RRSP Season is All Year Long

Every year for the first two months, investors flock to their financial advisors and financial institutions to make their RRSP contribution.

As we pass the end of the RRSP season, consider making your contributions on a monthly basis and avoid this mad, year-end rush. Financially, there are a few reasons why this makes sense:

  • Your money starts working for you sooner. Think about this. You and your twin invest $5,000 per year into your RRSP. You put in $416.67 every month for 10 years while your twin invests $5,000 every year at the end of the year in RRSP season for the same 10 years. At the close of this period, by investing monthly you will have $85,022 compared to your twin only having $79,687. Given more time the spread gets bigger and bigger.
  • Dollar Cost Averaging reduces risk of bad timing. By investing on a monthly basis, you will be taking away the highs and lows of investing and lowering your average buying cost.
  • What does this mean? When you buy investments that fluctuate, buying once means you risk bad timing. You may buy everything at the low price. You may also buy everything at the highest price. By spreading the buying over time, you will buy more when it is cheap and buy less when it is expensive. Sounds pretty logical to me.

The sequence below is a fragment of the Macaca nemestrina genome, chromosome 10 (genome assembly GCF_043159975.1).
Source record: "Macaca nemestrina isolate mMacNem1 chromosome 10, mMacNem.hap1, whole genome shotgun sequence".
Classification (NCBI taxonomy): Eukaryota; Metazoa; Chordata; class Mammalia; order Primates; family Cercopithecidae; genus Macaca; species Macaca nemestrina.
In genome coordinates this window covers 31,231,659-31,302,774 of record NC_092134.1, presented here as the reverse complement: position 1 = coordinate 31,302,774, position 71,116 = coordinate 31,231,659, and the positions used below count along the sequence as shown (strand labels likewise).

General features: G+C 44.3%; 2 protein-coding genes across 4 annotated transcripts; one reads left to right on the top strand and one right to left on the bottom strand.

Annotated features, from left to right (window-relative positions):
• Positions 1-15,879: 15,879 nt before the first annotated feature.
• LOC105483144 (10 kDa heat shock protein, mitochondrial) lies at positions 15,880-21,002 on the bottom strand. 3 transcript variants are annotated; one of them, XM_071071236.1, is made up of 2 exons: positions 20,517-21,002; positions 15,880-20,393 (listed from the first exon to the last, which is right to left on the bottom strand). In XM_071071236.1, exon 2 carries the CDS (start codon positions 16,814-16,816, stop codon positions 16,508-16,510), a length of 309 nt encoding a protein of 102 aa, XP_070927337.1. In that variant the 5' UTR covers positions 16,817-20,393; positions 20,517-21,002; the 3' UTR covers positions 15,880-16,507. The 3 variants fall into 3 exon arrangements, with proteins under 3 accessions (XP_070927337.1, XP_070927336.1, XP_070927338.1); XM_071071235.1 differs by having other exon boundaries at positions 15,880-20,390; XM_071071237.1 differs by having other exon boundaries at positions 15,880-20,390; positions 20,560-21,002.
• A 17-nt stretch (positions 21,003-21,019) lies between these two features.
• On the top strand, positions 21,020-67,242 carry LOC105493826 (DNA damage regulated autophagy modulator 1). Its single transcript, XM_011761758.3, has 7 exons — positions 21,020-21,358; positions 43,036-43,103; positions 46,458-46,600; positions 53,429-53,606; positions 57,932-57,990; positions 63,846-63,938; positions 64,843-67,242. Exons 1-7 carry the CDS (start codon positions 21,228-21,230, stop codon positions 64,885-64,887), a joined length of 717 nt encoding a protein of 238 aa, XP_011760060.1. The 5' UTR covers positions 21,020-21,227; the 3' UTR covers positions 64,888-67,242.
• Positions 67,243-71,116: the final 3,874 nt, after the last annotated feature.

• You pay yourself first. By paying yourself first through monthly deductions from your bank account, you increase the likelihood of saving more throughout the year.

Human nature says most people are not disciplined enough to ensure enough money at the end of the year. There’s always an excuse why you don’t have the money to invest (vacation, fix the car, the furnace broke down, we needed that new computer, the kids, etc).

One last tip to avoid the big RRSP rush next year: take your tax refund and instead of spending it, put it directly back into your RRSP. You will be amazed at how prosperous this strategy will become over time.

Written by Jim Yih

Jim Yih is a Fee Only Advisor, Best Selling Author, and Financial Speaker on wealth, retirement and personal finance. Currently, Jim specializes in putting Financial Education programs into the workplace.For more information you can follow him on Twitter @JimYih or visit his other websites JimYih.com and Clearpoint Benefit Solutions.

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